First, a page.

8. Check if you can get cheap broadband from your mobile provider
Both EE and Vodafone provide ﬁxed-line broadband for your home. While the deals they oﬀer certainly aren’t the cheapest on the market, they can get pretty close if you’re already with them as a mobile customer.
And, there is the added advantage that, unlike many ‘budget’ broadband providers, EE and Vodafone won’t skimp on the quality of the equipment. Bundling up with your mobile provider is a great way to save money, keep your billing simple and ensure you don’t sacriﬁce quality for budget.
9. Bundle up if you also want telly
If there’s even a slight chance you might want a TV deal to go with your budget broadband (you can add TV with Sky, Virgin, BT and TalkTalk), you should consider bundling the two together.
You’ll pay less for both services that way and keep all your bills in one place.
10. Choose the most basic call plan if you mainly use your mobile
Landlines, for most of us, are becoming somewhat surplus to requirements.
That’s because, according to Deloitte, 76% of the UK public own a smartphone, and more than half (56%) check their phone within ﬁve minutes of waking up.
Do that with a landline and people will think you’re nuts. That’s because landlines only do one thing, while for smartphones, that one thing is one of a thousand others it also does.
Whatever you choose broadband-wise, a landline is all but compulsory bar one or two (deﬁnitely not cheap) broadband-only options from Virgin Media. If you mainly use your mobile, you can save money on your broadband and phone by choosing the most basic landline package available.
How to make sure your broadband deal is as cheap as possible
Compare the ﬁrst-year cost of the contract, including line rental
On our comparison table above, pay close attention to the ﬁrst-year cost. Closer attention, in fact, than the ‘headline’ monthly price.
Broadband providers love oﬀering deals that seem so cheap they’re almost too good to be true. That’s because, more often than not, they are – stealth fees concealed beneath every stone.
Lucky for you we’ve gone to the trouble of reading through the small print and have included literally every penny you’ll pay in the ﬁrst year cost (found below the headline price in our listings).
Just make sure you click (or thumb) the ‘include line rental’ button at the top of the page to include that too.
Broadband is sometimes cheaper when you bundle it
Taking out additional services will sometimes reduce the cost you pay each month for your broadband. In fact, with the right wind behind you (deals change all the time) you might even ﬁnd a broadband deal that’s completely free. You just have to add TV or a mobile SIM.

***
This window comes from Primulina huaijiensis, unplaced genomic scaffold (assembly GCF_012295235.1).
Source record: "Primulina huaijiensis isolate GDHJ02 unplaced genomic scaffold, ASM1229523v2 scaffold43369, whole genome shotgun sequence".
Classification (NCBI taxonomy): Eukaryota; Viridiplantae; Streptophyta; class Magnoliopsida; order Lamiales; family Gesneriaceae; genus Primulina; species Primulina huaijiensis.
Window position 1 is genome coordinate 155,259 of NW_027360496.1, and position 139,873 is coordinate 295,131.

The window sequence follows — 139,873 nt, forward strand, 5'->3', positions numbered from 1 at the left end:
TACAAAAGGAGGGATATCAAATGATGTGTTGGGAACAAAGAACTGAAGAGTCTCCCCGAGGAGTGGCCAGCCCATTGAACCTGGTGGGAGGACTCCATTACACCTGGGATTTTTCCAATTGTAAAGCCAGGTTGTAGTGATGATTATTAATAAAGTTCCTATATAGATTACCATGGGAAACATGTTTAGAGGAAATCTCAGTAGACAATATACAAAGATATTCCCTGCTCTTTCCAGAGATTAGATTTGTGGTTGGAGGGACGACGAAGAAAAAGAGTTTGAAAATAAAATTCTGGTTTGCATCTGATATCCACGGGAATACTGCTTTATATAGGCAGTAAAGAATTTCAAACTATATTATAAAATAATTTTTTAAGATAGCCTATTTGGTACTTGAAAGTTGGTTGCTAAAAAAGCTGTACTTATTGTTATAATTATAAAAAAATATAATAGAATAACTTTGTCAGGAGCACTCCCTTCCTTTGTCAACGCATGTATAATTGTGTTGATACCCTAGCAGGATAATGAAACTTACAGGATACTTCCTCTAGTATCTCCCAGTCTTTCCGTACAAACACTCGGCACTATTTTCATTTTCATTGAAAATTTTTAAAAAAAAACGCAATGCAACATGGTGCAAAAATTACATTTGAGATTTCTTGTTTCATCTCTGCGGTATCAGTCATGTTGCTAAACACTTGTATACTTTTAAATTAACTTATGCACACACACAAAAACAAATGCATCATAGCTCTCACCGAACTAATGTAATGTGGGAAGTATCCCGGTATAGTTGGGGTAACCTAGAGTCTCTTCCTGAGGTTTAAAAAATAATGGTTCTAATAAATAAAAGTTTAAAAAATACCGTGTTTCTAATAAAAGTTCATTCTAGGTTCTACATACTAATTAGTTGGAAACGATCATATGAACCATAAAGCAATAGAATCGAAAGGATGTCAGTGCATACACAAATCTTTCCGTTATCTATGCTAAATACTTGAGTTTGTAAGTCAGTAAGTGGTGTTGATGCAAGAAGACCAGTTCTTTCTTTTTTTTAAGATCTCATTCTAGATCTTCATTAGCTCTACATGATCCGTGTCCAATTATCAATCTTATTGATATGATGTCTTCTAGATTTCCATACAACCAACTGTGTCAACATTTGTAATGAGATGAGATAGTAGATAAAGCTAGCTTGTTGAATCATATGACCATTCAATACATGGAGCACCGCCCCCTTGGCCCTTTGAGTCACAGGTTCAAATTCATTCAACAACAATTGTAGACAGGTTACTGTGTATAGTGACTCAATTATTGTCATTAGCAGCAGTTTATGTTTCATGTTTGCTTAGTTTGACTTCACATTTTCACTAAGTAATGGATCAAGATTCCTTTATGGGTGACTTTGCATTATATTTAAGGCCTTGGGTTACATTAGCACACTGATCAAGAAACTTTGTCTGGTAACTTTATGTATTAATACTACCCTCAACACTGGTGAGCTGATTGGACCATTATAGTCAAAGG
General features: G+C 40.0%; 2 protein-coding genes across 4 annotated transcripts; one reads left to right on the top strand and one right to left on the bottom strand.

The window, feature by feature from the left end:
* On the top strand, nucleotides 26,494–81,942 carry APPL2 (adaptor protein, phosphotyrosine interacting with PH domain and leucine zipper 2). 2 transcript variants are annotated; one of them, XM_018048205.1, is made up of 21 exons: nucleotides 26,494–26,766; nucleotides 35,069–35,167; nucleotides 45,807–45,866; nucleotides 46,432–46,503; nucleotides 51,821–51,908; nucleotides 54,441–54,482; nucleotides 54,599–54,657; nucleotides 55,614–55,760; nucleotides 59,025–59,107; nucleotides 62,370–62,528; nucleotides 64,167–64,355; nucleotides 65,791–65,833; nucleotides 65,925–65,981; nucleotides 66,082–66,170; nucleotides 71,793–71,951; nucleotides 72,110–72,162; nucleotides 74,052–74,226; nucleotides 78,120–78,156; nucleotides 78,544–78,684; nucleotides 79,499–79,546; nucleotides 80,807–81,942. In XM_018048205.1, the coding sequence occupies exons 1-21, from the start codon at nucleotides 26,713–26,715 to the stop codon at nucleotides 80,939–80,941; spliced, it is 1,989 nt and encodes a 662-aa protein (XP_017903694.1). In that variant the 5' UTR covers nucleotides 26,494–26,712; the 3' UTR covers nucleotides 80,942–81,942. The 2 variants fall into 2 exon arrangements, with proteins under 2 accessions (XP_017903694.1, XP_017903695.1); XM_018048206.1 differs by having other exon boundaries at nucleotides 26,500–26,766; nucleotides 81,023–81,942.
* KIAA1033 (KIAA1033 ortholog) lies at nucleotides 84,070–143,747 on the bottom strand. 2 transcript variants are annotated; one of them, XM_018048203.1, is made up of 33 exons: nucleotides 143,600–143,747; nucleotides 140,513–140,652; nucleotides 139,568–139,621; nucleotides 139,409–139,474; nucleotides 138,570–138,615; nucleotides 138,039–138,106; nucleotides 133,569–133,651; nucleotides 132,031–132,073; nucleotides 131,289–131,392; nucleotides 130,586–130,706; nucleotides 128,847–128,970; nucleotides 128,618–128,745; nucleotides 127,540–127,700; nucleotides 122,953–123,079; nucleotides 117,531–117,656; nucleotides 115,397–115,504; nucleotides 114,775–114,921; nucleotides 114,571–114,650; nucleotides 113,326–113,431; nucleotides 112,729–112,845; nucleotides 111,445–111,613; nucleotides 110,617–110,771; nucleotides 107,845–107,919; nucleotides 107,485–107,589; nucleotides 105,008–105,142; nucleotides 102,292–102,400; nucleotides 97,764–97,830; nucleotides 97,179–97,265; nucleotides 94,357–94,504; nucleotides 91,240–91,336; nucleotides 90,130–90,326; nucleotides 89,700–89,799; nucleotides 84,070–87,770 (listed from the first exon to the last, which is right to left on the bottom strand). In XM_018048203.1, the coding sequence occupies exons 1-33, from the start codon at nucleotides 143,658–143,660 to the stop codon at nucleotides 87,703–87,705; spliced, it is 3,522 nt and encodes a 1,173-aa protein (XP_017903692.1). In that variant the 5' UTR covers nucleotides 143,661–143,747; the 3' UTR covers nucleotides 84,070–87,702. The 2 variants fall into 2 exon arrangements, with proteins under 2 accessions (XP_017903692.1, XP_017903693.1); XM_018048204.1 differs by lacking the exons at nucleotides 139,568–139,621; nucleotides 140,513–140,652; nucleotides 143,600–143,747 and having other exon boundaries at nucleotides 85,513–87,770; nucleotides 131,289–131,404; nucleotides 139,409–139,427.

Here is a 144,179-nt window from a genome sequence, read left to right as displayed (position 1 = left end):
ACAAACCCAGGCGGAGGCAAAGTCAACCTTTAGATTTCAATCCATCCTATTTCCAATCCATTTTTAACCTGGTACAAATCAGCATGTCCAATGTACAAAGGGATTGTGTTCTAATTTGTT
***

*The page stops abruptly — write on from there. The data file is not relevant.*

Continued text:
The rarest beast of all is free broadband that doesn’t require you to take out some sort of bundle. Sky sometimes does this and before you think it’s gone stark raving mad, there is some method in its madness.
Cable.co.uk’s own customer research shows that about half of UK broadband customers have never switched provider. Shame on them – they’re deﬁnitely going to be paying more than they have to – but, what that also shows is that if you can get the customer in the door, at least half of the time they become customers for life.
Standard broadband is sometimes cheaper than ﬁbre, though not always
Both standard broadband (sometimes referred to as ADSL, or ‘copper’) and ﬁbre broadband (often called ‘superfast’ or ﬁbre optic) can be found at the core of cheap broadband packages.
As little as a year ago, maybe two, there existed a marked diﬀerence between the cost of standard broadband and the cost of ﬁbre broadband. If you averaged the cost out across all packages on the UK market today you’d likely see a diﬀerence, but it would be slight.
And, on a package-to-package basis it’s not at all uncommon to see some ﬁbre deals out-cheaping some standard broadband deals. That’s why it’s so important to ﬁgure out your needs before you get start looking for the cheapest deals that suit them.
Look for cheap introductory (often called 'new customer') broadband deals
Whether you’re switching or taking up broadband anew, as a ‘new customer’ you have the world at your feet. Every broadband provider out there wants you as their customer and they’re willing to oﬀer you the moon and the stars to tempt you.
Consider a usage limit if you don't use the internet all that much
Living alone? As a couple? Just use the internet for surﬁng and Facebook? Then you’re precisely the sort of person who can make do with a ‘limited’ broadband deal. It’ll absolutely save you money, just so long as you’re certain you’re not going to go over the limit.
If it looks even a little bit likely that you will, go for a broadband deal with a higher usage limit or opt for an unlimited broadband deal instead. While you’ll pay a little more for unlimited broadband, it’s not a lot more, especially when you consider the peace of mind this will oﬀer.
Pay less for line rental with a line rental saver deal
Except the (not cheaper as one might expect) broadband-only deals from Virgin Media, all broadband deals, cheap or otherwise, in the UK, require you to have a working landline. And, many UK broadband providers also require that your landline contract also goes through them.
That’s because broadband, even so-called ‘ﬁbre’ (which is ﬁbre as far as those green little cabinets on street corners and copper the rest of the way) arrives in your living room through your old BT (Openreach) phone line.
Most providers oﬀer what’s called a ‘line rental saver’ plan. These plans allow you to pay for a year’s worth of line rental up front, but oﬀer substantial savings in return.
Understanding the introductory period of your broadband contract
Cheap broadband might not be so cheap after 6 or 12 months
It’s almost the standard these days for broadband deals to be advertised as cheaper than they actually are. The providers get around what are otherwise strict laws in other industries by advertising these prices, then adding in teeny-tiny small print ‘For the ﬁrst six months’ or wording to that eﬀect.
This is especially important because it means that what looks aﬀordable now may not be so aﬀordable in six or 12 months’ time when you’re paying full whack. Prices post-honeymoon period often don’t merely go up a little bit – sometimes they double.
Sometimes they even quadruple.
Check how soon after the introductory period you can switch